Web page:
The first Thursday of each month is Puppy Social Hour at Top Notch Dog. It is an opportunity for young puppies to do all sorts of important and fun things. They get to venture out to a new place, meet new dogs and people, practice coming to their person out of a group of dogs, calm down nicely between play periods, meet a friendly stranger or two, and get a little worn out. The puppy owners learn what normal puppy play looks like and how to help their pups out if they need it. My job is to make sure all the puppies leave the social hour better than they arrived. I want them to have a good experience, with both the puppies and people they meet.
Therefore it is not a free-for-all; I match play partners carefully, use gates or even a drag line on an individual pup if needed, and coach the owners when they need some assistance.
Last night featured a wonderful group of puppies and people. It was a perfect example of a mix of play styles, and the puppies adjusted to each other beautifully (despite some huge size differences!).
So what is good dog play? Here is a list of some of the good, the bad and the funny things that dogs do when they play together. This time we saw only the Good and the Funny, I am happy to say.
Good things to see when dogs play:
- Taking turns (equal time on top in wrestling matches, trading off who has the valuable item like a toy or stick)
- Inefficient movements (flopping around, falling down, rolling over, leaping, exaggerated head movements like giant biting and snarling with plenty of teeth showing)
- Play signals sprinkled throughout (there are many; play bows and paw raises are examples)
- Reading the signals of the other dogs and adjusting accordingly (backing off if there is a short yelp or cessation of movement, and then trying again more gently)
- Breaking off from play of their own accord to sniff, explore, rest, check in with a person, or get water
The Bad when dogs play together:
- Bullying behavior in which a dog relentlessly targets one or more dogs (which may include standing over them motionless, body slamming, or targeting a body part)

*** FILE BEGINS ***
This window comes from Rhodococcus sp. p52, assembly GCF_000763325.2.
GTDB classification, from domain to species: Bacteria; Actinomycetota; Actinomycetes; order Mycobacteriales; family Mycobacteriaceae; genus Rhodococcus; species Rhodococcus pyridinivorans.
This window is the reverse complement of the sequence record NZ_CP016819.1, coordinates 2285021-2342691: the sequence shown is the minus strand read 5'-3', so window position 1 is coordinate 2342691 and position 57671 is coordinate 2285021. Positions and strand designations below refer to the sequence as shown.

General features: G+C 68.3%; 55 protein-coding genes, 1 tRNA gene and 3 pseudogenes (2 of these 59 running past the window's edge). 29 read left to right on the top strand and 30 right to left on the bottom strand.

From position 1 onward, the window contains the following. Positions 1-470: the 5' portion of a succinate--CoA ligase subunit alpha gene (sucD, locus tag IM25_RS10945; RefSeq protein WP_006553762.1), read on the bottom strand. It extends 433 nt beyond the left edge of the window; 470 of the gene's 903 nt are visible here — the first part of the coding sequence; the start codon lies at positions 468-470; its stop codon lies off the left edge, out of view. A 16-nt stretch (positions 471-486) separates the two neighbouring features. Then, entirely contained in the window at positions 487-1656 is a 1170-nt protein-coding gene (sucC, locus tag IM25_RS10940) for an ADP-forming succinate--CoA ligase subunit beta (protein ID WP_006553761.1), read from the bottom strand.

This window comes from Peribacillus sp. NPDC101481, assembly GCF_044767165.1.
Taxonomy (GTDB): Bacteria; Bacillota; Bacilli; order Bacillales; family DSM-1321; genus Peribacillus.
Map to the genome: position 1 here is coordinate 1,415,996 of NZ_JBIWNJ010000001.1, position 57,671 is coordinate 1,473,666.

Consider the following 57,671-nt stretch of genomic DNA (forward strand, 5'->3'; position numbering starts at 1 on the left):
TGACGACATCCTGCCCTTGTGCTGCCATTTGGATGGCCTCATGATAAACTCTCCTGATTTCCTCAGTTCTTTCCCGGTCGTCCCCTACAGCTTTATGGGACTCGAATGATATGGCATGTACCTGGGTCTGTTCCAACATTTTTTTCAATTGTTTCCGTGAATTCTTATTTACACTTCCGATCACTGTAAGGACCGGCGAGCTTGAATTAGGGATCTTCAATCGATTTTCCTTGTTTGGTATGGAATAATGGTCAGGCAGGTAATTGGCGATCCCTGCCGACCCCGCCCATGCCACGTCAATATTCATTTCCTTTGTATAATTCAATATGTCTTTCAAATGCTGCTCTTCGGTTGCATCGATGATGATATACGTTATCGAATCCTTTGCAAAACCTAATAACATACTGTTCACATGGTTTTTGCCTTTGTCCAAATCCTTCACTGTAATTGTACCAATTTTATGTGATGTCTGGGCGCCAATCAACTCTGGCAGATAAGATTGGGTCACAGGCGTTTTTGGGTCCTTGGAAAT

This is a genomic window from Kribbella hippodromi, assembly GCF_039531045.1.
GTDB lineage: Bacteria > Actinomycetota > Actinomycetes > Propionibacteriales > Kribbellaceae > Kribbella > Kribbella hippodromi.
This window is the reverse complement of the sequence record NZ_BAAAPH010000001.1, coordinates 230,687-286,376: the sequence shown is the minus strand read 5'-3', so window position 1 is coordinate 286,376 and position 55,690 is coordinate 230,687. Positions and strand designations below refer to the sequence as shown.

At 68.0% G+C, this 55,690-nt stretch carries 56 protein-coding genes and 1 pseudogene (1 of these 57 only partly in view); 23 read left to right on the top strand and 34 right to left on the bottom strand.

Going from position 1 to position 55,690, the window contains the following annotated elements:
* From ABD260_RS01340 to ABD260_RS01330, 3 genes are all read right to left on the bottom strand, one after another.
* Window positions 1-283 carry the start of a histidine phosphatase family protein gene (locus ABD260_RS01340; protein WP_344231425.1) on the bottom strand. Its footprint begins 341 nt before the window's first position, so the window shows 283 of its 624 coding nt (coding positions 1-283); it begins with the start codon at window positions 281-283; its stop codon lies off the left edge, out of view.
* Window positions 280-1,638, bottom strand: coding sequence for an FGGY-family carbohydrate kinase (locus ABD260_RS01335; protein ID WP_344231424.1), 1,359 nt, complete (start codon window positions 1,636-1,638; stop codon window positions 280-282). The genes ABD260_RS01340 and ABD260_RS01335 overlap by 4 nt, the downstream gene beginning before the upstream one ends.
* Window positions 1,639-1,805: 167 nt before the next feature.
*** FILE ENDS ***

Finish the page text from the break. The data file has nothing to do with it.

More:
- Terrified behavior (i.e. tail tucked, trembling) from which a dog does not recover, but rather cowers or hides
- Non-stop, obsessive play without breaking off
- Consistent failure to read other dog’s cues and moderate intensity of play accordingly
- Drifting into true predatory mode, with emergence of quiet, efficient movements, like staring at and intensely stalking another dog (play signals will be absent)
- Misunderstandings arising from mismatched play styles, possibly leading to fights or feeling overwhelmed (for example, in general dogs like labrador retrievers and pit bulls often engage in body slamming, whereas a border collie may prefer to chase and be chased, while terriers may like to bite hard and wrestle)
Funny things always seem to happen when dogs play with abandon. Like lazy play, which is what I call it when dogs lie on the ground near each other and wrestle only with their mouths. There was plenty of that in this group. We also had a comedian in the bunch, who liked to get the others going by biting their tails. And the little sheltie, the lone herding breed, wanted to play chase games, but couldn’t get anyone to run away from him. At one point he stood five feet apart from another dog. They were just staring at each other in a game of puppy chicken. Then he stamped his tiny foot, trying to get the other puppy to spook and take off. He tried again. “Where is this other puppy’s go button?!?” he seemed to be asking. And then there was Miss Stop Drop and Roll; she would get all the other puppies chasing her, and then, as they converged on her, would flatten herself, roll over multiple times as they passed over her (psych!), and then start the whole thing over again. Big fun.